This series sees Stuart Milligan added to the mix as Adam Klein, replacing Anthony Head who got the job as Giles on Buffy and whilst he is a vividly entertaining character, his presence seems to allow writer David Renwick to indulge in some misogynistic touches over and above what might be ‘forgiven’ for being 20 years old, just look at the way Adam and indeed Jonathan treat the majority of the women in their life… Continue reading “TV Review: Jonathan Creek, Series 2”
Kwame Kwei-Armah, Artistic Director of the Young Vic, has announced the start of the Young Vic’s 50th birthday with a year-long programme of work entitled We are the New Tide, dedicated to the theatre’s milestone birthday.
The 50th birthday year of work begins with three major commissions:
- YV 50thProjection Project – a projection celebrating the people and productions from across five extraordinary decades, illuminating the front of the Young Vic building each evening, with video design by Duncan McLean – check out just some of those productions in the gallery above.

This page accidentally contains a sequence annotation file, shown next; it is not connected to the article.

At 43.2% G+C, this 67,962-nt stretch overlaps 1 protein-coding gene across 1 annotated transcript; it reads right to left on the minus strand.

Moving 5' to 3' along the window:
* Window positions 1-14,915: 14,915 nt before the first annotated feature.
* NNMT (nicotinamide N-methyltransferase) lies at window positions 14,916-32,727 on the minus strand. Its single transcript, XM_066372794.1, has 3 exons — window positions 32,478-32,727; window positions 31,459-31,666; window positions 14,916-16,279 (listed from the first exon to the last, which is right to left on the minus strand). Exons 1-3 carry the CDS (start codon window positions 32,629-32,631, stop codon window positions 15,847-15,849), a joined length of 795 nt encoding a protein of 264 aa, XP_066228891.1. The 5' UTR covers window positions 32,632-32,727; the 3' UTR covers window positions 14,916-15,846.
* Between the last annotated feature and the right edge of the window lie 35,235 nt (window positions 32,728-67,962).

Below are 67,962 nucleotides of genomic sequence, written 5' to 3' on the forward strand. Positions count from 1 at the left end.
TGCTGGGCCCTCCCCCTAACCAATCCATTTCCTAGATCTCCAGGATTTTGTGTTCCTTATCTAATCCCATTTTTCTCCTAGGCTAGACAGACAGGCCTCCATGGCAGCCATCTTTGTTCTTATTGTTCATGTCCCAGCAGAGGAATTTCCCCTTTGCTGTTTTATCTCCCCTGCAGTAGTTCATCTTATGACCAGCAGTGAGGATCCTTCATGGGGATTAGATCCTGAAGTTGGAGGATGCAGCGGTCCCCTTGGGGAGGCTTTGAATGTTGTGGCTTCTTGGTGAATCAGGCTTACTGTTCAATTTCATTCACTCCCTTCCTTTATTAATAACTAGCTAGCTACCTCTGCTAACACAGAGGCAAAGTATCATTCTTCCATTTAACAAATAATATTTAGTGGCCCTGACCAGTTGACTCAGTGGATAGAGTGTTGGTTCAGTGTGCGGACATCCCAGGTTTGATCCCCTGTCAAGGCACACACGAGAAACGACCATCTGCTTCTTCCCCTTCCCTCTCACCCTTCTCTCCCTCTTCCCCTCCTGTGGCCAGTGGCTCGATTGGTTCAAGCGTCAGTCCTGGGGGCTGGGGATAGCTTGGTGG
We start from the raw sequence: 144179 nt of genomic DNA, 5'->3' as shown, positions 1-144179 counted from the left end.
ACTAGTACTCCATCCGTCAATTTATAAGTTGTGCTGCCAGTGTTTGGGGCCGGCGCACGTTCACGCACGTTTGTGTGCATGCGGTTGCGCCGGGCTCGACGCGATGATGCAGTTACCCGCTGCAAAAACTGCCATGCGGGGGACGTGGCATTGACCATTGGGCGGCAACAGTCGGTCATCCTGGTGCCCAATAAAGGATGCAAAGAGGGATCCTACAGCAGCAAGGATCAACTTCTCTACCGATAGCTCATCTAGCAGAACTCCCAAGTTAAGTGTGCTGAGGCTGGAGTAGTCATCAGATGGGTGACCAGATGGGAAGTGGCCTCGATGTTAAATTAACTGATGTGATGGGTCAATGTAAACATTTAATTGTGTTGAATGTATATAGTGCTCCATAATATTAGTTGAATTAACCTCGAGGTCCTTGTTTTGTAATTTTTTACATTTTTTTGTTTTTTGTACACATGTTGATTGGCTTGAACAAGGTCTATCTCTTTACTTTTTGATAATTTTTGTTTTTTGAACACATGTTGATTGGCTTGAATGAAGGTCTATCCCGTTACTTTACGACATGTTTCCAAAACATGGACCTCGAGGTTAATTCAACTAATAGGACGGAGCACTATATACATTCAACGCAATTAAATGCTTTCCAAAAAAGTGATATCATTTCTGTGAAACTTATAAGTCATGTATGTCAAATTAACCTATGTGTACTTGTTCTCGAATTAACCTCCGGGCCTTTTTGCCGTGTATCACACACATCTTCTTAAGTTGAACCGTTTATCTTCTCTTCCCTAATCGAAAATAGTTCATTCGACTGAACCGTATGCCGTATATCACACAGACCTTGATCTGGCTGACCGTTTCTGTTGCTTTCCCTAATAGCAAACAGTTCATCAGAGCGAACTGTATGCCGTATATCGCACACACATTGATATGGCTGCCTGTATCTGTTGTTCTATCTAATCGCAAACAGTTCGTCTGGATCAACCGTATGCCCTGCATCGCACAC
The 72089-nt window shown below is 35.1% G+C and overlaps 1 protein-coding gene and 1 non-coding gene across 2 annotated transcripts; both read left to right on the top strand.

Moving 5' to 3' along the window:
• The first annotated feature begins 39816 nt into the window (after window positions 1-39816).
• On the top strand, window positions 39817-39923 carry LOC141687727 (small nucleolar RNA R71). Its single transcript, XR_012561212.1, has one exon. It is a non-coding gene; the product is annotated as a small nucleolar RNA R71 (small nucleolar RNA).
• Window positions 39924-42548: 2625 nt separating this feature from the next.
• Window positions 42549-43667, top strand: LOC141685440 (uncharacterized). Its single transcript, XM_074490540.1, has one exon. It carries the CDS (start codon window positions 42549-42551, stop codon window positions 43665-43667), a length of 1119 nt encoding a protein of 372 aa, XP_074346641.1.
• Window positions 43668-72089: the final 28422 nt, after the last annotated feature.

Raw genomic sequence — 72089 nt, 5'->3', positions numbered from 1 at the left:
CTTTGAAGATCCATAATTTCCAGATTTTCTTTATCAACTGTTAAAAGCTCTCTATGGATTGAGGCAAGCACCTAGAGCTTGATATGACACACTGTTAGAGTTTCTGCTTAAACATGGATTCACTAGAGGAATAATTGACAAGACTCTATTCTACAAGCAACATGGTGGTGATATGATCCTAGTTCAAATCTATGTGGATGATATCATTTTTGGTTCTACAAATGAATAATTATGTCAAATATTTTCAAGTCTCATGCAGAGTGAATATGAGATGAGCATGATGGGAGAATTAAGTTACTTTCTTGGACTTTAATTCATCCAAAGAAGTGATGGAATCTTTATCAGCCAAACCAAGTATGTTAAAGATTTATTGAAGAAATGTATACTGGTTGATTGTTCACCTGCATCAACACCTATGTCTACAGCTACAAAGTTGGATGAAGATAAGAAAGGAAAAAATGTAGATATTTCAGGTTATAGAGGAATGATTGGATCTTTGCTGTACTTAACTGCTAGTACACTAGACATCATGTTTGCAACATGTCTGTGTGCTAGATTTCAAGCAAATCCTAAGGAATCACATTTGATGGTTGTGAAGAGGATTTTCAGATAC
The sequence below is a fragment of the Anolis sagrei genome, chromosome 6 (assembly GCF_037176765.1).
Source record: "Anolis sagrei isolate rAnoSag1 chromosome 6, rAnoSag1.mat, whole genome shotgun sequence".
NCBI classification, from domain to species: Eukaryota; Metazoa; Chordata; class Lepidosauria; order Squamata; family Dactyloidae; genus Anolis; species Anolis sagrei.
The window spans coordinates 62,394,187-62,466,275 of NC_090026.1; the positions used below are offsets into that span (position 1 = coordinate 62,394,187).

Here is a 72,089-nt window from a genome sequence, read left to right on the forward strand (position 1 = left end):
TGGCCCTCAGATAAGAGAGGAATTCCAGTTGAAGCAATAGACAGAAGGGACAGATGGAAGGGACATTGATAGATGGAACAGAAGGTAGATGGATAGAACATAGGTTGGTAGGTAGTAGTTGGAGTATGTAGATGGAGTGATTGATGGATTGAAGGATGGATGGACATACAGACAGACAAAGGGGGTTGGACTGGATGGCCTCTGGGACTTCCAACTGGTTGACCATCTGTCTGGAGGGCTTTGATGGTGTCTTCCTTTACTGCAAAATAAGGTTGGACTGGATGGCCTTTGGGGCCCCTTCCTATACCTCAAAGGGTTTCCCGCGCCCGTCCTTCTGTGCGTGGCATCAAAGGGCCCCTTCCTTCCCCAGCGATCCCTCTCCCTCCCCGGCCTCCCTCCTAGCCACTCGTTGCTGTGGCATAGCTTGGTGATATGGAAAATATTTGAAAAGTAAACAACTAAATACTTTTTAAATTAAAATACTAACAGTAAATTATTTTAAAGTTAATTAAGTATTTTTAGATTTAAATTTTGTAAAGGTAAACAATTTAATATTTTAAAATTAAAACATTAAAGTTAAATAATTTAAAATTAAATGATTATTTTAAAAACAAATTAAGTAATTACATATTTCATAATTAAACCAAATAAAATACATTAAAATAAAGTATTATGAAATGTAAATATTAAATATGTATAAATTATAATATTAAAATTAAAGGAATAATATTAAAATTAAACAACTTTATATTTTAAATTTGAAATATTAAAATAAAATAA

From 11 Sept – 4 October, 7.30pm – 10.30pm daily except Sundays, free.
- The Unforgotten –an interactive outdoor art installation commemorating trailblazers Mary Seacole, Marsha P. Johnson and Ulric Cross. Furthering the conversation within the Black Lives Matter movement, the Young Vic community will be invited to contribute to the installation by submitting their own nominations in writing on the side of the building and online, asking us all to (re)consider who we celebrate as our heroes. Created by artists Sadeysa Greenaway-Bailey and Anna Fleischle.
From 11 September, free.
- The New Tomorrow– for the first piece of live theatre since the pandemic closed UK theatres, this weekend festival of speeches and monologues asks what the next fifty years hold. Writers and artists Jade Anouka, Marina Carr, Jasmine Lee-Jones, Ruth Madeley, Amy Ng, Stef Smith, Jack Thorne, Isobel Waller-Bridge and Steve Waters will explore the change that has come and is coming. Cast to be announced.
3 & 4 October, 4pm, Main House, free
Arriving on the big screen four years later, Spooks: The Greater Good does little to make the case for its existence
“You can do good, or do well”